How parsing combinators work

If you’re reading this handout, you’ve seen one of the two videos on what parsing combinators can do for us, and you’re ready to learn how they work. The handout starts with the get functions used in the SVM loader, and from there it works up to something much more flexible and powerful.

Replicating our token parsers in a functional setting

The get functions from the tokens.h file in module 2 have no conditional logic: a get function either succeeds or halts the program with an error. And when it succeeds, a get function consumes a token from a list as a side effect.

To introduce combinator parsing, I’m first going to write the same functions in ML without side effects: when a get function consumes a token, it returns the value gotten, paired with a list containing the remaining unconsumed tokens.

datatype loader_token = TNAME of string | TU32 of | TDOUBLE of real

fun get_int (TU32 n :: tokens) = (n, tokens)
  | get_int _                  = error "expected an int"

fun get_name (TNAME x :: tokens) = (x, tokens)
  | get_name _                   = error "expected a name"

Functions get_int and get_name have these types:

val get_int  : loader_token list -> * loader_token list
val get_name : loader_token list -> string    * loader_token list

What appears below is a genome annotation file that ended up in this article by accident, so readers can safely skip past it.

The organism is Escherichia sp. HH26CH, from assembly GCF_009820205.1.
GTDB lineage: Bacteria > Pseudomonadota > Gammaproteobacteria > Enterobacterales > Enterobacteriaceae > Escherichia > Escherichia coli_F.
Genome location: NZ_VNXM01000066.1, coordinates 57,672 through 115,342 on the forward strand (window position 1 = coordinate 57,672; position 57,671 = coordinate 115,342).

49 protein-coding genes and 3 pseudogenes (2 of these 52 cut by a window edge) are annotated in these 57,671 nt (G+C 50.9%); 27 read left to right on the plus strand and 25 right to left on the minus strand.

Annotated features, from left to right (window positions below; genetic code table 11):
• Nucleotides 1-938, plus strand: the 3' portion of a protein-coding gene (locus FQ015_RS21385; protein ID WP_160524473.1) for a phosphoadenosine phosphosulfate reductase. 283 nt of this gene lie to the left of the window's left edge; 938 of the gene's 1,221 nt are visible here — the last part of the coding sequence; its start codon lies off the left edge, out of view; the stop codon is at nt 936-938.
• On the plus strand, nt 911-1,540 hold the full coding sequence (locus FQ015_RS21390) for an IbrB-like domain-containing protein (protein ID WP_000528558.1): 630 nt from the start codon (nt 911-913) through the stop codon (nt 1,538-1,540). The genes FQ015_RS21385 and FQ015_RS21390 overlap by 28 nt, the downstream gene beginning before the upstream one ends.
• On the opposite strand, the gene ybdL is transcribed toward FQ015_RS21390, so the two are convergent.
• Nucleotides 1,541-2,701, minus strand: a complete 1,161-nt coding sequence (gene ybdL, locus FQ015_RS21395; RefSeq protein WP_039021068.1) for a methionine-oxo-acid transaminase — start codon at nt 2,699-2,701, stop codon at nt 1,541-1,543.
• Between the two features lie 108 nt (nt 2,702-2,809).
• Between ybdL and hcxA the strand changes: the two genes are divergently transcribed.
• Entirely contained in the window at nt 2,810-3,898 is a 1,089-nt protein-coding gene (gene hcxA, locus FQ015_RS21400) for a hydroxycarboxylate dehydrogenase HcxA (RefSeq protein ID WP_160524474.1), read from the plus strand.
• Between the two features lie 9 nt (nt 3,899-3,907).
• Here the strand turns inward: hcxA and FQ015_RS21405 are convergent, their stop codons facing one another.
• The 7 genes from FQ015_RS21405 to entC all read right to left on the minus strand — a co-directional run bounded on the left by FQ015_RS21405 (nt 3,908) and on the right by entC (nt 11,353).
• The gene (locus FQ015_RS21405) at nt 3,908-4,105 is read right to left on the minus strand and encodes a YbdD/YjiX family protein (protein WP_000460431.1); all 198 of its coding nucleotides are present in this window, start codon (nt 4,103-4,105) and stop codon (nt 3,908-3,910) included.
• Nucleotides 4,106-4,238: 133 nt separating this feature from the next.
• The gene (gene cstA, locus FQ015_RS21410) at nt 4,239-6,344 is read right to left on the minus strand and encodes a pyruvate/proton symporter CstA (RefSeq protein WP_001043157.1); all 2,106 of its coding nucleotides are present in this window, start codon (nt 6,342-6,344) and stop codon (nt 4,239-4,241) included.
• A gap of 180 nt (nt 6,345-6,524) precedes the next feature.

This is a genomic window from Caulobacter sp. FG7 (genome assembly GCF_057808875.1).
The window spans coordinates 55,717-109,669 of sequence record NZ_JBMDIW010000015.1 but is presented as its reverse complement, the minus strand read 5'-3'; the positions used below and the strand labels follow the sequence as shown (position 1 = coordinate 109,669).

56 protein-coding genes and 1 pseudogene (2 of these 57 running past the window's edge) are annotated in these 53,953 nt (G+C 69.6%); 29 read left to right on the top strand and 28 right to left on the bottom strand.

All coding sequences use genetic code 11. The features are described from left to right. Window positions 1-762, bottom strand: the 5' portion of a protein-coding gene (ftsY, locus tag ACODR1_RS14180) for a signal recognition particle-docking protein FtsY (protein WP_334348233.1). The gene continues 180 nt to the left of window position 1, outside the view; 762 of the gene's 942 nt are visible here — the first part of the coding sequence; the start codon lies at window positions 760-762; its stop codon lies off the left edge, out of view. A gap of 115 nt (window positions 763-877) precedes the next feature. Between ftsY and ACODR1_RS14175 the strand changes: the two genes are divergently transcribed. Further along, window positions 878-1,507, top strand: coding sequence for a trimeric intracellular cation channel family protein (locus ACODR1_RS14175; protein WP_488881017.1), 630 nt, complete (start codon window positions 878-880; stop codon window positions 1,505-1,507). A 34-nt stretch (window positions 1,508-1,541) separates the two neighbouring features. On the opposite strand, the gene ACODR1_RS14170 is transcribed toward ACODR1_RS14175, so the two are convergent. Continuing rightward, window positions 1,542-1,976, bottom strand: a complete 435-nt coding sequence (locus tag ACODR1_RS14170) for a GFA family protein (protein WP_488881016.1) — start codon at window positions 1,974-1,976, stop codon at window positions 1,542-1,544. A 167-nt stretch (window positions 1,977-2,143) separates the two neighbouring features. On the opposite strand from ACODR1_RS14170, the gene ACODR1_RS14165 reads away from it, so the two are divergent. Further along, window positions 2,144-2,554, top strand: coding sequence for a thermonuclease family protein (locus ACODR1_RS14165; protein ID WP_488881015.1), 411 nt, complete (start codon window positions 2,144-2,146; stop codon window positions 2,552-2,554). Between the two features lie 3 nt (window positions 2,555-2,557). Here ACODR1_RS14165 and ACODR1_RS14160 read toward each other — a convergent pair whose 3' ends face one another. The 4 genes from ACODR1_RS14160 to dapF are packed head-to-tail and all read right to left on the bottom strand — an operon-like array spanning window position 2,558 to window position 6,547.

Functional parsing with the error monad

I’d rather a syntax error didn’t crash my assembler. To avoid the possibility of a crash, new version get_int' and get_int' return a result in the error monad. They still return the list of unconsumed tokens, but now that list is paired with a value in the error monad.

datatype 'a error = OK of 'a | ERROR of string

val get_int'  : loader_token list -> error * loader_token list
val get_name' : loader_token list -> string    error * loader_token list

These functions return results that use the error monad, so if an error occurs, the caller can see ERROR, and the program doesn’t crash.

These types are starting to get complicated. I’m going to simplify them by defining a type synonym (also called “type abbreviation”):

type 'a proto_producer = loader_token list -> 'a error * loader_token list
val get_int'  : int    proto_producer
val get_name' : string proto_producer

A value of type 'a proto_producer is function that takes tokens and will, if successful, produce a value of type 'a (along with leftover tokens).

The implementations don’t change much:

fun get_int' (TU32 n :: tokens) = (OK n, tokens)
  | get_int' tokens             = (ERROR "expected an int", tokens)

fun get_name' (TNAME x :: tokens) = (OK x, tokens)
  | get_name' tokens              = (ERROR "expected a name", tokens)

Pattern matching on token lists doesn’t scale

When I want to start parsing more complicated things, the computation I care about is going to start to be obscured by boilerplate code. As an example, here’s an approximation of get_literal:

datatype value = NUM of real | BOOL of bool | NIL | EMPTYLIST | STRING of string